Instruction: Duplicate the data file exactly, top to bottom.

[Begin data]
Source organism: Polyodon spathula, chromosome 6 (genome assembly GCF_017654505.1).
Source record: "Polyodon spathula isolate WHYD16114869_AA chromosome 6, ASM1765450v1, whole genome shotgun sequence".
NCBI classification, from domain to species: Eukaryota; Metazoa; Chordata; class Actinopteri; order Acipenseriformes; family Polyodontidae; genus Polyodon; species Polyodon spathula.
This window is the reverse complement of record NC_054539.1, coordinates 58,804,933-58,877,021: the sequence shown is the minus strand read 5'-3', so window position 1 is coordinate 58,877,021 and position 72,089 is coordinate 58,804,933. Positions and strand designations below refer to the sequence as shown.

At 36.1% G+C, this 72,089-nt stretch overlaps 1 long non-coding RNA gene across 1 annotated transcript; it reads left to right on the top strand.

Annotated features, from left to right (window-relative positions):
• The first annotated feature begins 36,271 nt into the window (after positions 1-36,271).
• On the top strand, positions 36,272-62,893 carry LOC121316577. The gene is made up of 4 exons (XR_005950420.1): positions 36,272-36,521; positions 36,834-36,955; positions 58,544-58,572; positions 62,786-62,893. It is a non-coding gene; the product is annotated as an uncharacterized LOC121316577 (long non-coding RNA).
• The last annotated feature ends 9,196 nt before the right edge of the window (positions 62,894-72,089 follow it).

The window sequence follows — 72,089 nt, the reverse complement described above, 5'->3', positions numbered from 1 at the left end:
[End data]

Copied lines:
Source organism: Polyodon spathula, chromosome 6 (genome assembly GCF_017654505.1).
Source record: "Polyodon spathula isolate WHYD16114869_AA chromosome 6, ASM1765450v1, whole genome shotgun sequence".
NCBI classification, from domain to species: Eukaryota; Metazoa; Chordata; class Actinopteri; order Acipenseriformes; family Polyodontidae; genus Polyodon; species Polyodon spathula.
This window is the reverse complement of record NC_054539.1, coordinates 58,804,933-58,877,021: the sequence shown is the minus strand read 5'-3', so window position 1 is coordinate 58,877,021 and position 72,089 is coordinate 58,804,933. Positions and strand designations below refer to the sequence as shown.

At 36.1% G+C, this 72,089-nt stretch overlaps 1 long non-coding RNA gene across 1 annotated transcript; it reads left to right on the top strand.

Annotated features, from left to right (window-relative positions):
• The first annotated feature begins 36,271 nt into the window (after positions 1-36,271).
• On the top strand, positions 36,272-62,893 carry LOC121316577. The gene is made up of 4 exons (XR_005950420.1): positions 36,272-36,521; positions 36,834-36,955; positions 58,544-58,572; positions 62,786-62,893. It is a non-coding gene; the product is annotated as an uncharacterized LOC121316577 (long non-coding RNA).
• The last annotated feature ends 9,196 nt before the right edge of the window (positions 62,894-72,089 follow it).

The window sequence follows — 72,089 nt, the reverse complement described above, 5'->3', positions numbered from 1 at the left end: